Filmistaan is a beautiful culmination of passion and emotion. The uniqueness of the idea and the real feel in treatment makes this film from Nitin Kakkar a special one. Constructed around the love for cinema thought, the writer was successful in pushing the envelope to discuss more things that also demands attention.
The movie focuses on the life of Sunny, a young man who aspires to be a superstar in Bollywood. He was struggling to get a chance to show his face and on his friend’s advice he decides to be a part of an American crew as an assistant director who wishes to shoot Rajasthan. This journey shatters Sunny’s life when he gets kidnapped by Islamic terrorists and was kept as a hostage for their demands. Sunny’s life as a hostage and also his attempts to come back to the home land is what Filmistaan telling us.
Nitin Kakkar has connected the many links we have with Pakistan in an impressive way. The people of both the countries have that love for cinema and in Pakistan it has this religious obstruction. It also questions the terrorist attitude which tries to establish its ideology using the religion. That dialog from Jawwad about his childhood dreams was something that touches the heart and explains a lot about the condition in that country. Primarily the movie’s bone is made of cinema that connects two cultures which got divided in 1947. And to establish that bond Kakkar has included some hilarious and emotional sequences that show us the desperation of our protagonists to perform and create something. If they gave the movie a clear climax that ends on a filmy knot, things would have been slightly underwhelming but the climax they presented was something that showed justice to the treatment of the entire film.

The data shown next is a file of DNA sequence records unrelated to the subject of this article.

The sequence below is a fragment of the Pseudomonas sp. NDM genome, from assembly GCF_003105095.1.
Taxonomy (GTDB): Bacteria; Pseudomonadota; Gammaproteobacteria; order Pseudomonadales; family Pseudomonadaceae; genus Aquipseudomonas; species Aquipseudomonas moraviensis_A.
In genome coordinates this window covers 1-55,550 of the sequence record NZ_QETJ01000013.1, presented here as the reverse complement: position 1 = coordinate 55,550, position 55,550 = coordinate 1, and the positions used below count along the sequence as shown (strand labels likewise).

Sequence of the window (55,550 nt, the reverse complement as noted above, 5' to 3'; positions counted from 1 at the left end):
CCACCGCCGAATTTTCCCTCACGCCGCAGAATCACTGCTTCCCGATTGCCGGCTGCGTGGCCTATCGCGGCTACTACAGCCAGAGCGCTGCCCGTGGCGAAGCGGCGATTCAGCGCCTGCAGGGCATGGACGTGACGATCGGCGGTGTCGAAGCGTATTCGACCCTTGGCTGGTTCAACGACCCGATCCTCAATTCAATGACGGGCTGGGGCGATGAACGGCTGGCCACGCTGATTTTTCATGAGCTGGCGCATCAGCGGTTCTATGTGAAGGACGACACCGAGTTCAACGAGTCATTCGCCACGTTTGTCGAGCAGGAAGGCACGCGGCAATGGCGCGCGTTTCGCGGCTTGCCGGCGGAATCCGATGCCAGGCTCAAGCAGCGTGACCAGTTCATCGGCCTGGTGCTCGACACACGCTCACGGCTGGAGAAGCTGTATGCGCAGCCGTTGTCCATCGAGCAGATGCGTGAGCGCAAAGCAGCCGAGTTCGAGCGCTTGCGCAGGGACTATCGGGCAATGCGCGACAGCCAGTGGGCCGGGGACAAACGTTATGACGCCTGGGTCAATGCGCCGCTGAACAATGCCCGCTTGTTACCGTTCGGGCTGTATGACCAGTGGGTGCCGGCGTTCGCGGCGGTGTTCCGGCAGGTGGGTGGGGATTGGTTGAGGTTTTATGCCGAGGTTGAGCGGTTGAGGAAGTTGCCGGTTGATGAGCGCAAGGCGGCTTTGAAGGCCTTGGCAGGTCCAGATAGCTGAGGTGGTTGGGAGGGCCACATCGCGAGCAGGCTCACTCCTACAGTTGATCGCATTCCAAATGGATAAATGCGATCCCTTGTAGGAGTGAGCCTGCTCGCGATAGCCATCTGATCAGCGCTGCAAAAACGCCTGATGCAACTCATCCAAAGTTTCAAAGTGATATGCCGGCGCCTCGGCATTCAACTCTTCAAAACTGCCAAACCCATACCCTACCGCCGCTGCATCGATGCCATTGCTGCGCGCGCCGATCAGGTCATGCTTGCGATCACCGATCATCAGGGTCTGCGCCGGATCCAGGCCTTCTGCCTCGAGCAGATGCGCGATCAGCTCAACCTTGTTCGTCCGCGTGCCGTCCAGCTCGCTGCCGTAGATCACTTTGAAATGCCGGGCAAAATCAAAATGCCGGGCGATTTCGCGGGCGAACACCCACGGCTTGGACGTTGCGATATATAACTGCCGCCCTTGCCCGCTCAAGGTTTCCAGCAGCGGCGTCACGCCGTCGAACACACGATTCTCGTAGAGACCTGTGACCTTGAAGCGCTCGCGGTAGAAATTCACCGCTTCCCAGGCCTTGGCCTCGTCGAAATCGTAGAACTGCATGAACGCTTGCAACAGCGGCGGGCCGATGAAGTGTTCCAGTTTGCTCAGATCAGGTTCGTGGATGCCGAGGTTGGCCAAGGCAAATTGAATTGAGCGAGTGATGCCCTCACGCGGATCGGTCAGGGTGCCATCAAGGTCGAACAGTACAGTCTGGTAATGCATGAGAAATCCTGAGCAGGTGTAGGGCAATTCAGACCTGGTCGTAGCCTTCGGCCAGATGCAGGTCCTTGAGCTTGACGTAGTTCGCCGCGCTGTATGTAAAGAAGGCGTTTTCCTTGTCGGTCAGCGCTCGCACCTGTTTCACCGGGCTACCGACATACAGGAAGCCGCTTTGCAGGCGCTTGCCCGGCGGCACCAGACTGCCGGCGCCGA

Nitin Kakkar has created some rooted characters with his writing and with the direction that conceives the situation in the raw format adds more life to it. Many memorable sequences are there in the screenplay. The maine pyaar kiya sequence, the hostage video shooting, the escape plans, the different dreams of the film lovers and the character Jawwad whose life story created an ache in my heart. Dialogs were pretty good. Cinematography suited the feel of the movie. Music could have been better, but the BGM kept quality.
On screen I loved the performance of Sharib Hashmi who did an excellent job as Sunny. The desperation of the character to use any platform that allowed him to entertain people was rightly conveyed by the actor. Inaamul Haq also did a fabulous job as Aftaab. The performance of Gopal Dutt was something took me by surprise as he conveyed the emotion even with his silence and it was a pleasure to see him do such a role (I have only seen him in The week that wasn’t). Kumud Mishra was also good as the intense Mehmood bhaijaan.
So to sum it up, Filmistaan should not be missed. It’s a unique film that utilizes the cross border emotions in a beautiful way. My rating is 4/5 for director Nitin Kakkar’s Filmistaan. It’s a content that is accessible to everyone.
Green: Recommended Film
Orange: Okay, Watchable, Experimental Films
Red: Not Recommended